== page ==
The Courier News from Blytheville, Arkansas on July 5, 1966 · Page 2
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The Courier News from Blytheville, Arkansas · Page 2

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Location:
Blytheville, Arkansas
Issue Date:
Tuesday, July 5, 1966
Page:
Page 2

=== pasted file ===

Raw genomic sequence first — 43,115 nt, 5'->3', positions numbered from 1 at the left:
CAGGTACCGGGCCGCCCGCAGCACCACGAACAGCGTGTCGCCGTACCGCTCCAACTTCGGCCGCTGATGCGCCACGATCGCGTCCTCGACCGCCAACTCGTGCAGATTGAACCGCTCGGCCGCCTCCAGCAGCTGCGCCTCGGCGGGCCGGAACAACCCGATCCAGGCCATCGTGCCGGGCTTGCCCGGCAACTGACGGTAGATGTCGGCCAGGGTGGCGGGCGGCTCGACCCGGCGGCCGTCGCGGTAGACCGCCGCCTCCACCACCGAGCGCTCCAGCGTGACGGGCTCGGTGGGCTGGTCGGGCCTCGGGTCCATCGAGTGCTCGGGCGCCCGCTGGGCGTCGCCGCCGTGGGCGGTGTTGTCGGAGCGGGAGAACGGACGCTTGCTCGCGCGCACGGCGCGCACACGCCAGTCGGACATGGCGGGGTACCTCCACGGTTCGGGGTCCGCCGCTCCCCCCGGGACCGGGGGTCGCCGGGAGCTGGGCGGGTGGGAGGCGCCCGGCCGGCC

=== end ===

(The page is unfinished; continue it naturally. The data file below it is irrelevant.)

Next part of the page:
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Blythevffl* (Ark) Courtor Ntwi • TuMtor. Jtt» I, MM- •Australian tomdi stars have participated In every Davit Cup challenge round since 1938. Atlantic City's famous Boardwalk is 60 feet wide and five miles long. On the Mediterranean Island of Sardinia, sheep and goats outnumber people two to one. The salary of Edmund 1. Randolph, first V. S. ittorMK," general wai fl,9tt a year. — • ..--•• .• •,'••• ; . : •.•'.: ;.., . '••••.. ,-,..;•/< if .il'il ' - :.'•" • •' •'• • :•'•<•>, A''W . " . .". •• ' 'HI! By ELTON FAY About 23,000 women are in the five U.S. armed forces today. They hold the same ranks, iraw the same base pay and of- ien have the same' assignments is the men, but do not go into :ombat arms operations. The ratio of women to men in service is lower now than in World War II, but that is due, In part, to the ceilings on strength fixed by the Defense Department. There are about 10,000 in the Women's Army Corps (WAG); 3,500 in the Women in the Navy (WAVES); 1,800 Women Marines; 5,700 in the Air Force (WAF) and about 2SO in the Coast Guard. Expectably, the official answer given as to why women, who are in no danger of being drafted, volunteer is: the d* sire to serve, patriotism. When the women themselves are asked, other reasons appear. A recent survey of WAC enlisted women indicated that 25 per cent joined the army because they believed there were advantages for inividual training in various skills, 24 per cent because Of opportunity for additional formal education, 19 per cent because they could get to travel. The balance included those who gave independence and security as among their reasons.'",- , Some, of the services think the Viet Nam war has influenced women to join up, but other services discount this. Unlike the other four forces, the Coast Guard does not enlist or commission women in the regular establishment at this time. Those on active duty are reservists. ' * * Do women reenlist or even make the service a career? Generally, reenlistments by enlists! women seem to compare favorably with or exceed those 'of men, especially after the first one or two tours of active duty. About getting into service and what you do when there: Although the armed forces draft men without regard to their education, the volunteer system for women has a basic requirement — recruits must be high school graduates or have equivalent education. To enlist, a woman must have reached her 18th birthday and if under 21, have written consent of parents or a guardian. She must not be married nor have dependents. Minimum enlistment for the WACs is two years; three years for the WAVEs WAFs and Women Marines. Although a woman must not be married upon entering a service, she may marry after completing basic training. If s h e marries, she may be released from active duty, on her request, after one year which does not include basic or specialty training. If while still in service during which time she has married, she becomes pregnant she is released from service, auto- WAVE officers learn some navigation pointers during familiarization course at Navy line officer's school. matically. One reason for this s that an enlisted woman, un- ike an enlistd man, may not claim dependency allotment. * * * • In addition to receiving pay equal to that of men in the same grade, women also get the same, retirement benefits, Social Security and medical-hospital care. The promotions in grade operate on the same basis as for men. It Is possible for enlisted women to become officers, but the number is small. As examples, about two per cent of the WAVE officers are former enlisted personnel; less than one per cent for WAFs. The WACs say that 90 per cent of their officers are college graduates commissioned after taking courses in officer training schools. Women may enlist in the WACs and, if they have had two years of college, seek a commission through the oliicer candidate school. More women Marines move up from enlisted ranks: 16 per cent of the present officers are from being assigned to combat in any form, on the land, in combat.planes or aboard military ships other than transports or hospital ships. Others may become office workers in military intelligence or photo interpreting or photo mapping. » * » ' About 8,500 women are in the nurse carps 5f the Army, Navy and Air Force now, but there is need for many more. (The Army has some male nurses, composing about 17 per cent of the present nurse corps strength.) Full - fledged nurses in military service must be registerei professionals, and are given officer rank. This makes recruiting more of a problem than for other categories in the military nurse service, especially since the military must compete with heavy demand for registerei nurses in the civilian field. . However, there are some edu cational programs available for women who make the service a career, leading to .eventual promotion to registered nurs rank. The professional nurses o the military are in addition to WAC, WAVES and WAF en listed personnel w! > are as signed to aid in phases of th medical programs in the Unitei States and overseas. Women nurses of the ser vices, especially those in th Army service, live and work in combat areas — in tents, quon set huts or temporary buildings, often within the sound of battle However, service women are at such places as Bien Hoa and former enlisted women. Women are barred by law assigned overseas, usually to big U.S. bases or headquarter in such places as Europe, Japan, Okinawa, Hawaii, the Caribbean area. Except for certain provisions in choice under the WAG program, enlisted women in the services get no guaranty of specialist training for an assignment of their own choice. During basic training, assignment for speciality training is made, using as a guide aptitude tests, civilian background, educational abilities and smiliar factors. • The greater portion of women are in what is labeled as "administrative" assignments — clerical work, typing, record- keeping. Many are in communications, including not only radio but radar and traffic control towers at air bases. Some work as medical or dental tech nicians, assigned to hospitals. An Khe. Although field hospitals are in actual combat areas where Viet Cong raids occur, women nurses do not go out with operational units in moves against the enemy* >•*•••••••«•»••••••••••••••••> * * * * * * ******** * * * TO "G. I. GUIDE" BlytheYille, Ark., Courier News BOX 407, TEAHECK, H. J. 07666 (Each Booklet $1) Enclosed is $ Send me — "G.I. Guides" NAME ADDRESS CITY & STATE (Type or print plainly. Make checks payable to The Associated Press) NOTICE Notice is hereby given that the undersigned has filed with the Department of Alcoholic Beverage Control of the State of Arkansas for a permit to sell and dispense beer at retail on the premises described as: 508 Chickasawba, Blytheville, Mississippi County. The undersigned states that he is a citizen of Arkansas- of good moral .character, that he has never been convicted of a felony or other crime involving moral turpitude; that no license to sell beer by.the undersigned has been revoked within five years last past; and that the undersigned has never been convicted of violating the laws of this state, or any other state, relative to the sale of alcoholic liquors. Application is for permit to be issued for operation beginning on the 1st day of July, 1S66, and to expire on the 30th day of June, 1967. Nancy 0. Tinger Subscribed and sworn to before me this 27 day of June, 1966. Lonnie Boydston, Notary Public My Commission expires: March 19, 1968 (SEAL) 7-5 NEW FROM SAFEWAY OVER 18,500 PRIZES! play all 8 games at once! Each time you visit Safeway you will receive ABSOLUTELY FREE a PlAY 21 card. Removi patch while holding card under running water ty rubbing patch VERY GENTLY with finger to reveal GAME information which should be recorded in your game book. Card may. ONLY, he applied to the game specified THOUSANDS OF DOLLARS IN CASH PRIZES! ADULTS ONLY WIN ONE OR MORE PRIZES OF $ CASH CASH $' CASH CASH CASH $inoo $wo CASH CASH CASH Brand new! Every time you visit your Safeway Store you will receive absolutely ' FREE a PLAY 21 card marked Program No. 109. With these cards use your new PLAY 21 game book and win your share of over $55,000. One free card per store; visit, no purchase required. No need to pass through checkstand. Secure your free card at either end of checkstand or from any other store employee other than meat department. Adults 17 years of age or older may participate. Safeway employees, " their immediate families and relatives are ineligible to participate. FREE e*AMeivlS64-AIIRijhteR«5eiwilSWtejicMerchiiidisingSOPJrt(A»e.,NewYorl(,H.Y. EVERY TIME YOU VISIT OUR STORE YOU WILL RECEIVE A "PLAY 21" CARD (No purchase necessary) EXTRA CARDS 1000 CASH EACH WEEK we will print extra "PLAY 21" Cards in our newspaper ads. Watch for these ads! Cut out (or copy*) and use them together with all the "PLAY 21" Cards of this program you receive at our stroes to halp you win your share of prizes. Start with the Extra Cards in this ad! Mark them in your "PLAY 21" Game Book and you are on your way to winning cash prizes. *If you copy, and print in plain block letters on a plain piec» of paper the Program No., Game Value and Number as they appear on each newspaper "PLAY 21" Card, posted in your Safeway Store.